After decades of staid, respectable cars that looked fine and drove well, Volvo shocked the world with the reinvented XC90. That SUV, with its refined looks and polished character, nabbed our inaugural Shift Car of the Year award -- and plenty of other trophies, too.
Now, here's the follow-up. This is the Volvo S90, and you can think of it as a shorter XC90. But, with a starting price of $47,000, it's also a fair bit more attainable. It's also lovely, it's certainly comfortable and, overall, it's nothing short of superb.
A cover that suits the book
A cynic might call the S90 bland in appearance. They wouldn't be wrong, but the words "clean" and "sophisticated" feel far more apt to me. The S90 features the next evolution of the Scandinavian lines that debuted on the. They flow from front to rear without raising much of a fuss along the way.
The most striking aspects of the car are, far and away, the lights at either end. Up front, the S90 has the same "Thor's Hammer" headlight design that shines on its bigger brother. The integrated turn signals also bear a passing resemblance to that divine tool -- at least, in its mythological, non-Hollywood execution.
It's the rear lights that will divide opinions: They're dramatically oversized and sculpted inward at the top, again not unlike the XC90, but weightier here. They may be the least aesthetically soothing aspect of the car's appearance, but they're quite large and difficult to miss -- important attributes in a safety-minded auto like this.
The same understated style continues into the interior, which is among the best of any car available for less than $50,000 -- and it's better than many cars that cost quite a bit more. The interior materials are very good on the lower end cars and only get better when you step up to the T6 Inscription that I tested here. The seats are wide and plush, definite reminders that this is not a sports sedan by any stretch of the definition.
Tech for convenience and for safety
Impressively, Volvo has managed to continue that trend of simplicity right on through the Sensus infotainment system, which manages to offer all the functionality of the competition and do so in a clean, intuitive package. The dark, moody UI is perhaps not as visually engaging as the competition from Audi or BMW, but it's also far less distracting.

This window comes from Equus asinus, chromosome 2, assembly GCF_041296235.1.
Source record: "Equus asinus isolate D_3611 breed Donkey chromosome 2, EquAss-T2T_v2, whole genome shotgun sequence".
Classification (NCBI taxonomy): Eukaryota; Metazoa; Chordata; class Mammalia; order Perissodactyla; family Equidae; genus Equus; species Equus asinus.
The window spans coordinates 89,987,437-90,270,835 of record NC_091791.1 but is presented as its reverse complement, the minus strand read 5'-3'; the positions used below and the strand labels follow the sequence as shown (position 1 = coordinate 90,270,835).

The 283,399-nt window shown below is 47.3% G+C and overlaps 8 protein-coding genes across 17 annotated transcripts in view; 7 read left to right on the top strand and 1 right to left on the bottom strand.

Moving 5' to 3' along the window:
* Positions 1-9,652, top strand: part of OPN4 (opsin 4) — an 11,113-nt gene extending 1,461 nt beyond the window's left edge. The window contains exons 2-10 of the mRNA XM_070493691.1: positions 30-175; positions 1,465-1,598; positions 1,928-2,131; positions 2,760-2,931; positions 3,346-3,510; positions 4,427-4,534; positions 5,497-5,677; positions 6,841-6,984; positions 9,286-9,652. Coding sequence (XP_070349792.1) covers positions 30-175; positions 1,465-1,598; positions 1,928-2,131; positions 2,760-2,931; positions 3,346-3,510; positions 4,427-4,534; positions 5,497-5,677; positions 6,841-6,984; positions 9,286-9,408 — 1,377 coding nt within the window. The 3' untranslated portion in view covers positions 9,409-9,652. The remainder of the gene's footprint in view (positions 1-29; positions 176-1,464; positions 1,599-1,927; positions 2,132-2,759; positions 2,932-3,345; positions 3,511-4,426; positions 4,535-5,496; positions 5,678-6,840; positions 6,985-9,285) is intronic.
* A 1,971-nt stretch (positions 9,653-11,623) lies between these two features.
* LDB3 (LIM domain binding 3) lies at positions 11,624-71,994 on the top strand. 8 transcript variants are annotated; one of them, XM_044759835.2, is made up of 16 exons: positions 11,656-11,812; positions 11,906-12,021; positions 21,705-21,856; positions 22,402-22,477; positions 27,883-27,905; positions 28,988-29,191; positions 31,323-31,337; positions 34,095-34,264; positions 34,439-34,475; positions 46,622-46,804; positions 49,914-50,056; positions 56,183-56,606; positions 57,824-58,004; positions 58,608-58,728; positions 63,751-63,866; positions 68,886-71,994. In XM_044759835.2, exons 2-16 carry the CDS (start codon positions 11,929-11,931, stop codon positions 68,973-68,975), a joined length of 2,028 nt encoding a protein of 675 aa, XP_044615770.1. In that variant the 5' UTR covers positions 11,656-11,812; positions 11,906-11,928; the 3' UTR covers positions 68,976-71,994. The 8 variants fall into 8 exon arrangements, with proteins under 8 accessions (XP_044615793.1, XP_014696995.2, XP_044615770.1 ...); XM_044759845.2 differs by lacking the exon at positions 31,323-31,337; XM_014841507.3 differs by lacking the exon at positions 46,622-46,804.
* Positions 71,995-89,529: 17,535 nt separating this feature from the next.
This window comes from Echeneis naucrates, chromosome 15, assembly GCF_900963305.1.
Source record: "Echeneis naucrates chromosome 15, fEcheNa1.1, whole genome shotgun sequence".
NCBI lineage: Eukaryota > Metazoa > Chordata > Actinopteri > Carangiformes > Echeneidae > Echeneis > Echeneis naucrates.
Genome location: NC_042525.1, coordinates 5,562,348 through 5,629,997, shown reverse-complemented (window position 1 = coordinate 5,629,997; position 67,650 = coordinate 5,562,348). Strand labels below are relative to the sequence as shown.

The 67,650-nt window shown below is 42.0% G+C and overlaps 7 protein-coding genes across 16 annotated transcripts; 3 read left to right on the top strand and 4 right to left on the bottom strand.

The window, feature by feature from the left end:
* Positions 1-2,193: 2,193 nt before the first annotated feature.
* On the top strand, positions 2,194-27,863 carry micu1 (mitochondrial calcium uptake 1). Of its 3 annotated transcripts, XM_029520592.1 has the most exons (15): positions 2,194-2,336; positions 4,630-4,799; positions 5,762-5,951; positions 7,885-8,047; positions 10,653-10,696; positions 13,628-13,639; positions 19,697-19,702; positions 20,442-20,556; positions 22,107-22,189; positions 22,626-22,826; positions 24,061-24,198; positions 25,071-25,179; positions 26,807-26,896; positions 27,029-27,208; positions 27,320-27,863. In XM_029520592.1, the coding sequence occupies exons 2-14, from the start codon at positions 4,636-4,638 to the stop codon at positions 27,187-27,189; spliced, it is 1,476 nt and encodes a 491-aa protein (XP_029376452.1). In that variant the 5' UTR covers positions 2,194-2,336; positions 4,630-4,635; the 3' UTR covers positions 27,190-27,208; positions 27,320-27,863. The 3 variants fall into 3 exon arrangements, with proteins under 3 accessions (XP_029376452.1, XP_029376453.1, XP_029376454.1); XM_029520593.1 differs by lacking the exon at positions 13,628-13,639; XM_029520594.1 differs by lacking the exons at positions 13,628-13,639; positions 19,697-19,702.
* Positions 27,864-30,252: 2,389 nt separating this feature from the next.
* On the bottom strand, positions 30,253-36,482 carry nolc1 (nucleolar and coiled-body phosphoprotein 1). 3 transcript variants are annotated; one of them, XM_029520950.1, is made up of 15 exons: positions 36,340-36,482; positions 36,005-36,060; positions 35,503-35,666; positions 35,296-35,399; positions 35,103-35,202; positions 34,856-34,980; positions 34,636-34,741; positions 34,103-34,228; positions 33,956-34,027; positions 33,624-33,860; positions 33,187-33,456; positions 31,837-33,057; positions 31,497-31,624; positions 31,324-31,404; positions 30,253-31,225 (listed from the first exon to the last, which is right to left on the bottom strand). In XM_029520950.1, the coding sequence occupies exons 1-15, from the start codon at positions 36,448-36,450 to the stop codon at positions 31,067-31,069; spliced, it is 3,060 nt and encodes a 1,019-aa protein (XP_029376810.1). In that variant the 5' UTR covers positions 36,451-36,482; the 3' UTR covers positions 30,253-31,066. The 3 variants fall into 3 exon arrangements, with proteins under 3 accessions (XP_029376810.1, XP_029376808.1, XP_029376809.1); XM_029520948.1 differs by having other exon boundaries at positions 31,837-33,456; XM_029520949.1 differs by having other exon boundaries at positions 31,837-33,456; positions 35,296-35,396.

Here you have the usual bevy of audio sources, including SiriusXM plus support for Bluetooth audio, an easy-to-use navigation system with voice recognition that actually works and quick toggles for frequently used features, like viewing the display from the 360 camera or enabling the auto-park functionality.
And, if none of that floats your boat, there's support for both Apple CarPlay and Android Auto, too, so you can let your phone do the driving.
That's just the beginning of the tech to be found in the S90. Add the $1,000 convenience package to get the Park Assist functionality, plus a Homelink garage door opener and power trunklid, while the $1,950 Vision package gives you the 360 cameras and blind-spot assist. But, even the base S90 comes with a very comprehensive adaptive cruise control and lane-keep assist system.
There are two engine configurations on the S90, the T5 with a 250-horsepower, turbocharged four-cylinder that delivers 34 mpg on the highway, and the T6 that brings another 66 horses to the party thanks to an added supercharger. That'll cost you an extra $6,000, and bring you down to 31 mpg, but also brings AWD to the table.
While the T6 necessarily offers the more urgent drive, neither of these models would be described as thrilling when it comes to acceleration. And that's just fine. With its pliant ride quality (even without the $1,200 optional air suspension) and relaxed handling, the S90 is a car that's more about settling in than leaning forward.
The S90 is unflustered by road imperfections and its adaptive cruise and the comfortable seats will ensure that you're totally unstressed by any unexpected bouts with inclement traffic. Meanwhile, if you're worried about inclement weather, you may want to spend the extra to get the AWD T6. This is, after all, a big car, and you'll want all the help you can get to keep it moving in the right direction.
Volvo's new $47,000 S90 certainly feels like it's punching above its class, and what a class indeed. While priced similarly to the BMW 5 Series, which starts just over $50,000, in some ways it almost feels more like a 7 Series, which starts at $81,500. At least, it feels that way in terms of refinement and interior spaciousness. In terms of driving dynamics, the 5 Series will run circles around the S90.
The S90 similarly comes in larger than Audi's $47,600 A6 and splits the $52,150 Mercedes-Benz E-Class and $96,600 S-Class. The main difference here is that while you get similar convenience and safety features as you would on the higher end of those pairs, the performance of the S90 definitely lags more towards the lower.
The S90 wears its simple lines and unassuming character like a gray suit that's been perfectly tailored. Performance is clearly not its priority, but when you compare this kind of refinement and value with the competition, it's hard not to fall for Volvo's latest success -- and to be excited for what's coming next.